Beltane 2012

Sue and her new Trinity.

The hawthorn tree behind the house is in full bloom, and the young Winter King hawthorn, planted in our garden three springs ago with buried offerings, is close to blooming.  This evening I stepped out and tied ribbons on its branches in honor of Beltane.

After a long, difficult break, I am harping again.  It has been a dark winter of illness:  one I am grateful to put behind me.

Not long ago I ordered Simon Chadwick’s new CD, Old Gaelic Laments.  He has assembled a selection of deeply moving and beautiful songs.  Just now I am listening to The Clarge’s Lamentation.  Watch for a review of the CD as soon as I have had a chance to listen carefully a few more times to each of the tracks.  To pique your interest, here is a video clip of Simon performing King James’s March to Ireland/Lochaber/The Wild Geese about a year ago.

Beltane Blessings of good health, fine music, and the gifts of the otherworld to each of you.

In gratitude for returning health,

–Sue

Poetry, Harping, and Brigid

It’s Imbolc, or Brigid, the first day of Spring on the Celtic calendar.  Crocuses are in flower in the garden, and the sun visited for the entire day.

Crocuses in bloom on Imbolc, 2011.

In honor of Brigid, patroness of smithcraft, poetry and healing, and in observance of the 6th annual Brigid poetry festival by some people I know, let’s listen to Giolla Brighde Mac Con Midhe, a late 13th century Irish poet who rails against the limitations set on poetry in medieval Ireland:

Had lays not preserved their deeds,/though they were noble men,/a cloak would long since have fallen/on Niall, Cormac and Conn.

The line of kings of Cashel and Cruachan,/The house of Three Hostels’ scions,/Tuathal of Tara and Dath Í:/Poets are the roots of those pedigrees.

Were there no poetry sung/To sweet-strung harp or timpan,/none would know of noble passed,/nor his repute nor manly prowess.

(The Celtic Poets, pp. 341-2, trans. Patrick K. Ford)

The concept of “manly prowess” raises modern eyebrows, but let’s remember the antiquity of this piece, and its intended argument.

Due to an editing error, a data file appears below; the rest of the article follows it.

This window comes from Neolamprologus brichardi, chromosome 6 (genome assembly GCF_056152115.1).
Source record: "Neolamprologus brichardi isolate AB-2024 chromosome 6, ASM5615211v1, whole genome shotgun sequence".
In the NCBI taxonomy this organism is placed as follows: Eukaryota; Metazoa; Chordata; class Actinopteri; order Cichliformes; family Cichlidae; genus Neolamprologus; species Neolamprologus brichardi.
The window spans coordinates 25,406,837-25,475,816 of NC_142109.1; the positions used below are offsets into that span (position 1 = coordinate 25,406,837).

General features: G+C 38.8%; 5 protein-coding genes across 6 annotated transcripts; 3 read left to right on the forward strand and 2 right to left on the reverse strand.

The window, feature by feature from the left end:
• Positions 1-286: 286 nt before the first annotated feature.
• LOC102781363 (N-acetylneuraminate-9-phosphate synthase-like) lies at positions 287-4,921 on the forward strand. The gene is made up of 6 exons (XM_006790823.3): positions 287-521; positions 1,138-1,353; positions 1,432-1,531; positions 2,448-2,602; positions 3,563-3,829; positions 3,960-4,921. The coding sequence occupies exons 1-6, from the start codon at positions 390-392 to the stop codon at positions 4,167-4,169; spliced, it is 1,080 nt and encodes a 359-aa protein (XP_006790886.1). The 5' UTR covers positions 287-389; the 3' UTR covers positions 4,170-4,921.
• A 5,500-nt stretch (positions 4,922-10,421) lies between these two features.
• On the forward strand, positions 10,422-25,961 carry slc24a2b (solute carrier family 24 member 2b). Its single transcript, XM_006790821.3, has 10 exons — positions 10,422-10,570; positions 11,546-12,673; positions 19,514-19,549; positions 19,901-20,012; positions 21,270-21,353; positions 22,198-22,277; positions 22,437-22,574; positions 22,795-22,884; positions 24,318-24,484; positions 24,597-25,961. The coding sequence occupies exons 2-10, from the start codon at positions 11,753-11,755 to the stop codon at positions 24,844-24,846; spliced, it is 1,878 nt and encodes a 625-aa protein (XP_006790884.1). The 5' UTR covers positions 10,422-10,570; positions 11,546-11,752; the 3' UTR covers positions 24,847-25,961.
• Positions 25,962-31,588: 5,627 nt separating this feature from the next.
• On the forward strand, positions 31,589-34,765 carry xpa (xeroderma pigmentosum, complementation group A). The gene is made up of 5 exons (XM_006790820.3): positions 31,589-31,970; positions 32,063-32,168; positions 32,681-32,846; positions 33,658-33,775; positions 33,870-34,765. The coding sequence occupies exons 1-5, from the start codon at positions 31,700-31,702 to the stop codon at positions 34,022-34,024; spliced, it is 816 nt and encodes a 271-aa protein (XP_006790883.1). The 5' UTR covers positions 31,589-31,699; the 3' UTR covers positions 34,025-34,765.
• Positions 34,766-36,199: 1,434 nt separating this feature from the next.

On Imbolc 2011, I feel very wealthy indeed.  Today I spent some time reading Seamus Heaney’s new volume of poems, Human Chain, and enjoyed my warm house filled with shelves of good books.  My ancient cat is snuggled up next to me, probably in the last few months of her long twenty years of life, but still enjoying simple pleasures like a pool of warm sunlight on the rug in the late afternoon.  Just yesterday, I received a morning email from David Kortier, whom I commissioned over a year ago to build a replica Trinity College harp for me.  He sent photos of its progress, along with photos of a friend’s beautiful Sirr harp.  That was a thrill!

In spite of chronic shyness about my playing, I decided to post a not-a-video music clip on YouTube.  The music is Duncan MacRae of Kintail’s Lament, a piobaireachd that Ann Heymann introduced in a pibroch workshop at Scoil na gCláirseach in Kilkenny in the summer of 2009.  This past fall I played some variations of it at a fundraiser concert, with fairly good results.

Happy Brigid to you.  I hope that it is filled with poetry, inspiration, and music.

–Sue


Ancestral Greetings at Samhain

The ancestor altar, Samhain 2010.

It’s Samhain (Halloween) night, and I’m playing harp in the front room in between visits from trick or treaters, who are thick on the ground this year.  We’ve had nearly 30 visitors to our door, which may be a new record for this house.

I’m working on a piobaireachd with Simon, my teacher, and at the moment it is going well, but he hasn’t yet introduced the more dizzying variation sets that will likely reveal my dyslexia in all of its strange permutations.  There is no complaint from me, however.  I am happy.

This week I placed the photos of my beloved dead on the Samhain altar in my dining room, and just this morning after my harp lesson I cut a late bouquet of flowers in the garden.  The echinacea, pineapple sage in bright red, and black and blue salvia are still strongly blossoming, and so is that elegant old rose, Glamis Castle.  The dried Indian corn is from a small crop I grew in a garden at the old house over a decade ago.

Back to my laments, which tonight, are a fitting offering for the ancestors.

–Sue

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